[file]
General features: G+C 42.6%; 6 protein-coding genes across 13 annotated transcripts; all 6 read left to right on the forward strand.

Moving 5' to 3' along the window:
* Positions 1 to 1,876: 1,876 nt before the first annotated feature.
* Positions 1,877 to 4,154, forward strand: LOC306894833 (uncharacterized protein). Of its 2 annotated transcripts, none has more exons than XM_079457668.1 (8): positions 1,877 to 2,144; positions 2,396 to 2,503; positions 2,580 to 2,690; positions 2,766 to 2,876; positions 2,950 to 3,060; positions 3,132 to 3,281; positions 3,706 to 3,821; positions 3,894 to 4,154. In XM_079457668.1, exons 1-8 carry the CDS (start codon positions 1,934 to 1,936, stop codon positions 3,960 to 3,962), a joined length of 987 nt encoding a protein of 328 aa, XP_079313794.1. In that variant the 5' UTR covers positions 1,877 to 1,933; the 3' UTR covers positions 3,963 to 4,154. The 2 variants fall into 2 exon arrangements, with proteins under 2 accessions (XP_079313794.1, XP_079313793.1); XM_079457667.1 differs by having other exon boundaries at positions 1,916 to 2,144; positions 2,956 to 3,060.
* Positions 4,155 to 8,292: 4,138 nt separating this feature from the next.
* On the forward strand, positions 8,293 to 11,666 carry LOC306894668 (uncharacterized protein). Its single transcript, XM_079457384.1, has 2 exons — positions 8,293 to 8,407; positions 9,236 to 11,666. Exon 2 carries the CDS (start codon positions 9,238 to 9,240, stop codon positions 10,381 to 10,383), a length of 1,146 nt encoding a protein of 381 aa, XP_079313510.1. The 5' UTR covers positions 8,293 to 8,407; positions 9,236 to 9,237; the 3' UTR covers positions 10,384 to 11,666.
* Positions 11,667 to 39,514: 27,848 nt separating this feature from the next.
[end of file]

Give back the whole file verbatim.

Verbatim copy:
General features: G+C 42.6%; 6 protein-coding genes across 13 annotated transcripts; all 6 read left to right on the forward strand.

Moving 5' to 3' along the window:
* Positions 1 to 1,876: 1,876 nt before the first annotated feature.
* Positions 1,877 to 4,154, forward strand: LOC306894833 (uncharacterized protein). Of its 2 annotated transcripts, none has more exons than XM_079457668.1 (8): positions 1,877 to 2,144; positions 2,396 to 2,503; positions 2,580 to 2,690; positions 2,766 to 2,876; positions 2,950 to 3,060; positions 3,132 to 3,281; positions 3,706 to 3,821; positions 3,894 to 4,154. In XM_079457668.1, exons 1-8 carry the CDS (start codon positions 1,934 to 1,936, stop codon positions 3,960 to 3,962), a joined length of 987 nt encoding a protein of 328 aa, XP_079313794.1. In that variant the 5' UTR covers positions 1,877 to 1,933; the 3' UTR covers positions 3,963 to 4,154. The 2 variants fall into 2 exon arrangements, with proteins under 2 accessions (XP_079313794.1, XP_079313793.1); XM_079457667.1 differs by having other exon boundaries at positions 1,916 to 2,144; positions 2,956 to 3,060.
* Positions 4,155 to 8,292: 4,138 nt separating this feature from the next.
* On the forward strand, positions 8,293 to 11,666 carry LOC306894668 (uncharacterized protein). Its single transcript, XM_079457384.1, has 2 exons — positions 8,293 to 8,407; positions 9,236 to 11,666. Exon 2 carries the CDS (start codon positions 9,238 to 9,240, stop codon positions 10,381 to 10,383), a length of 1,146 nt encoding a protein of 381 aa, XP_079313510.1. The 5' UTR covers positions 8,293 to 8,407; positions 9,236 to 9,237; the 3' UTR covers positions 10,384 to 11,666.
* Positions 11,667 to 39,514: 27,848 nt separating this feature from the next.